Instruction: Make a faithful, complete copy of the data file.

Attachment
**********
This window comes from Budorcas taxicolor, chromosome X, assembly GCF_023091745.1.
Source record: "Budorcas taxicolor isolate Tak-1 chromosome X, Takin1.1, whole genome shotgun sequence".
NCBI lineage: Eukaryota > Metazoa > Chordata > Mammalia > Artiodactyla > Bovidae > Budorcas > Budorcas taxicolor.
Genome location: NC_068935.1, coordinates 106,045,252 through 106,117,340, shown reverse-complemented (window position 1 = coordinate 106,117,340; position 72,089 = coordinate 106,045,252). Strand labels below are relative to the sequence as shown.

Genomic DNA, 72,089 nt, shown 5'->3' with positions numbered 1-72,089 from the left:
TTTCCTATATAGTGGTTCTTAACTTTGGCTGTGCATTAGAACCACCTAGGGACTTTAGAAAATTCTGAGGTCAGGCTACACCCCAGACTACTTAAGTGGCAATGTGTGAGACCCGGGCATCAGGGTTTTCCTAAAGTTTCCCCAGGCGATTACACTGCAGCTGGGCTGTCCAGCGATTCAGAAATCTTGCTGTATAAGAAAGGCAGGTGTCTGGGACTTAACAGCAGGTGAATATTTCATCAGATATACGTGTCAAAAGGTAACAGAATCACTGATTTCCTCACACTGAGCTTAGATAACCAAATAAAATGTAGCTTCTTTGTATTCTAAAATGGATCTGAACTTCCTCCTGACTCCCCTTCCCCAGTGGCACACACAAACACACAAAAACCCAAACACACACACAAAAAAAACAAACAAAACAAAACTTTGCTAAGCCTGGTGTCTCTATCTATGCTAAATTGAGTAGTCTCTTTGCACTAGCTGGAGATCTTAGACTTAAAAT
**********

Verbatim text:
This window comes from Budorcas taxicolor, chromosome X, assembly GCF_023091745.1.
Source record: "Budorcas taxicolor isolate Tak-1 chromosome X, Takin1.1, whole genome shotgun sequence".
NCBI lineage: Eukaryota > Metazoa > Chordata > Mammalia > Artiodactyla > Bovidae > Budorcas > Budorcas taxicolor.
Genome location: NC_068935.1, coordinates 106,045,252 through 106,117,340, shown reverse-complemented (window position 1 = coordinate 106,117,340; position 72,089 = coordinate 106,045,252). Strand labels below are relative to the sequence as shown.

Genomic DNA, 72,089 nt, shown 5'->3' with positions numbered 1-72,089 from the left:
TTTCCTATATAGTGGTTCTTAACTTTGGCTGTGCATTAGAACCACCTAGGGACTTTAGAAAATTCTGAGGTCAGGCTACACCCCAGACTACTTAAGTGGCAATGTGTGAGACCCGGGCATCAGGGTTTTCCTAAAGTTTCCCCAGGCGATTACACTGCAGCTGGGCTGTCCAGCGATTCAGAAATCTTGCTGTATAAGAAAGGCAGGTGTCTGGGACTTAACAGCAGGTGAATATTTCATCAGATATACGTGTCAAAAGGTAACAGAATCACTGATTTCCTCACACTGAGCTTAGATAACCAAATAAAATGTAGCTTCTTTGTATTCTAAAATGGATCTGAACTTCCTCCTGACTCCCCTTCCCCAGTGGCACACACAAACACACAAAAACCCAAACACACACACAAAAAAAACAAACAAAACAAAACTTTGCTAAGCCTGGTGTCTCTATCTATGCTAAATTGAGTAGTCTCTTTGCACTAGCTGGAGATCTTAGACTTAAAAT